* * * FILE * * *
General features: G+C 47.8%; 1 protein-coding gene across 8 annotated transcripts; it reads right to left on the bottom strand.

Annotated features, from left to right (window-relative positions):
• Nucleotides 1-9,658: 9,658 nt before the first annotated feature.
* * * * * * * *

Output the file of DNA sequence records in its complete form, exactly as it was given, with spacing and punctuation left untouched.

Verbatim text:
General features: G+C 47.8%; 1 protein-coding gene across 8 annotated transcripts; it reads right to left on the bottom strand.

Annotated features, from left to right (window-relative positions):
• Nucleotides 1-9,658: 9,658 nt before the first annotated feature.